So, what is GDPR all about? Simply put it is the updated version of data protection regulations that should be applied to the use of personal information. The difficulty is that there are approximately 120 differences between the Data Protection Act 1998 and the regulation authorised by the Data Protection Act 2018. The following are some of the basic points to understand to move forward and become compliant.
How do I start to understand GDPR?
You have to be aware of what your obligations are, as an organisation. If you didn’t know, there are 15 things that need to be covered, 7 “Principles” and 8 “Rights”. It is probably simplest to show it pictorially.
The Principles of GDPR
These principles are what the organisation has to cover in its internal documentation to ensure that it does not break the rules. Adherence to GDPR does not have to be overbearing to an SME as policies and procedures should be appropriate to the risks involved.
These elements are basically the same as the prior Act, but are now to be understood as a framework and be utilised with alongside other legislation, e.g. the Equality Act 2010, the PECR 2003, etc.
Interestingly (at least for data protection geeks like me) Accountability was added to the list of “Principles” in Q4 2018/Q1 2019 alongside the introduction of personal fines to directors. Accountability has always been part of the 2018 act, however, the ICO have taken the decision to add it as a principle.
The Rights of Individuals
The rights of individuals are effectively how the principles, shown above, protect individuals and the requests they can make to an organisation about their data. Some of the requests have stringent response times so make sure you are aware of what they are.
So, What Should I do First?
What needs to happen in an organisation is to make sure they are acting appropriately in relation to the new data protection regulations? This list below should help.
Make sure that each person in your organisation is aware of their responsibilities – ideally from the top down.
What information do you hold and do you have to take additional security measures to store it? How easily can you amend, erase, or destroy it?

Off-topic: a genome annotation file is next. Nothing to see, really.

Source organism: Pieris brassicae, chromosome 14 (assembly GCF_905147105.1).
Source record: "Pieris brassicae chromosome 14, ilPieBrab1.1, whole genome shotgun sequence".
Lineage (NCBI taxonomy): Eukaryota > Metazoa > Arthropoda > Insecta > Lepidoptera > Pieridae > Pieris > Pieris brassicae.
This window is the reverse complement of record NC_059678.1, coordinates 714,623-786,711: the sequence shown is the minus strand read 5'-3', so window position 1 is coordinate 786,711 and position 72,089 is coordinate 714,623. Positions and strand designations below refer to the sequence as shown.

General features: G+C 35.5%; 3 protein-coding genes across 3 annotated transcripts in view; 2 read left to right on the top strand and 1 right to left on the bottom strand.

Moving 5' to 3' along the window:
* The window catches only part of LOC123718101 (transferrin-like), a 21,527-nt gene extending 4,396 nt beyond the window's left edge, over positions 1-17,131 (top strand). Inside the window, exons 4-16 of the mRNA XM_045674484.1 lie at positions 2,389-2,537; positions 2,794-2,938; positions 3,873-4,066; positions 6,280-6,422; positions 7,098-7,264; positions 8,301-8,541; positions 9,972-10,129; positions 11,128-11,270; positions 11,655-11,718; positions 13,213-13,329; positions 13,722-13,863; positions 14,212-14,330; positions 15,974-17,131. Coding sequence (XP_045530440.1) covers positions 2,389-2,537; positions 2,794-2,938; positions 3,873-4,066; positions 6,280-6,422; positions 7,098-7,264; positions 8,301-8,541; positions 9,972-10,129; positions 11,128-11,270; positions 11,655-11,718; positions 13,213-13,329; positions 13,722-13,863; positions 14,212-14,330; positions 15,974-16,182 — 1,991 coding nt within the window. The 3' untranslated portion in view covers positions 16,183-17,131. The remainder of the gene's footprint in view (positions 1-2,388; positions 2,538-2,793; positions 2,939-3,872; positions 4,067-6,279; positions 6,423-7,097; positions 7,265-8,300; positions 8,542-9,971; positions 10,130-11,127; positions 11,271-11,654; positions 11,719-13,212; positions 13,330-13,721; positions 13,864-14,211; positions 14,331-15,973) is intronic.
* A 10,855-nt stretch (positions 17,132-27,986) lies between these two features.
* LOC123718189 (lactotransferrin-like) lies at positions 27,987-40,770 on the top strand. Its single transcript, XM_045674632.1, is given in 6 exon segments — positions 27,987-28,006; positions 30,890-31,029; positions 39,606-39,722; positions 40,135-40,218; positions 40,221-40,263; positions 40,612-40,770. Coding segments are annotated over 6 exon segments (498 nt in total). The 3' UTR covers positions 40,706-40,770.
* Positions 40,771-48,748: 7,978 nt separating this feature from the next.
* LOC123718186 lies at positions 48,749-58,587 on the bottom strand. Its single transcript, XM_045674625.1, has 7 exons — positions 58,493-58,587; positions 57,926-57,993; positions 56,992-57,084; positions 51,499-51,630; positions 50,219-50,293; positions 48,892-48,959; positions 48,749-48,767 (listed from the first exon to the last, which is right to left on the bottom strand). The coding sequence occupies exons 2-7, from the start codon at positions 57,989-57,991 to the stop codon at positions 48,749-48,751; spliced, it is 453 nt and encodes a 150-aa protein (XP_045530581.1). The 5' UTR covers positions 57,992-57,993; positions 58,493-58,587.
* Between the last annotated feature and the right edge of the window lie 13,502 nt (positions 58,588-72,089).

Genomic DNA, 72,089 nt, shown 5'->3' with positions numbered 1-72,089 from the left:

Review privacy notices, terms and conditions and identify what is marketing and what is not for your organisation.
Understand whether you need to change anything to protect the rights individuals should expect to safeguard their data.
Subject Access Requests.
Make sure you have an identified process to obtain any personal information held by you (potentially including images and recordings) in the timeframe allowed, currently one month.
Legal Basis for Processing Data.
Understand why, from a regulatory perspective, you need to process personal data, e.g. as the result of a contract (verbal or otherwise), as a legal requirement (like schools do), or any of the other four bases. Remember that your relationship with a customer may require more than one basis.
Understand why consent does not work for every process and is recommended for many others.
Data held relating to children.
Understand the sensitivity required to collate any data to be processed in relation to children. Ensure that you, as an organisation, take appropriate measures to safeguard this data.
Make sure that you have a process to report data beaches to the regulator, where necessary, know who is responsible for what and how long you have to act once a data breach is identified.
Data Protection by Design and the Data Protection Impact Assessment.
These are principles that can loosely be determined by utilising common sense. Things like; I will not leave a confidential file in a café – and – this project will require specialist support because of the requirement to provide counselling to individuals. Assessing whether you view is right can be ascertained by completing a Data Protection Impact Assessment
Data Protection Roles.
There are three roles in the current data protection regulation. The Data Controller and Data Processor are compulsory to identify (it is obvious they would be the same person in the smallest organisations) and if you meet the appropriate criteria you will need a Data Protection Officer.
Impacts of international trade.
Understand where international trade impacts your data protection obligations and inform customers of what you have done to protect them. This could be as simple as providing a revised set of terms and conditions.
How to put all of this theory into practice is to revise the appropriate internal documentation you have (your policies and procedures). Currently (Q1 2019) the Information Commissioners Office (ICO), who are the regulator, want SME’s to show willingness to be educated and make changes appropriate to the risk in their own operations. If you are a B2B organisation you will most probably have a lower inherent risk. If you are a B2C organisation dealing with sensitive, or classified, information you will most probably have a high – or even the highest – inherent risk.
There is so much more information available, some of it very detailed. Please look through the other blogs and see if the information you want is provided.
If not, we would be pleased to answer your enquiry through email@example.com , or visit
https://ico.org.uk/for-organisations/guide-to-data-protection/guide-to-the-general-data-protection-regulation-gdpr/ for more information direct from the ICO.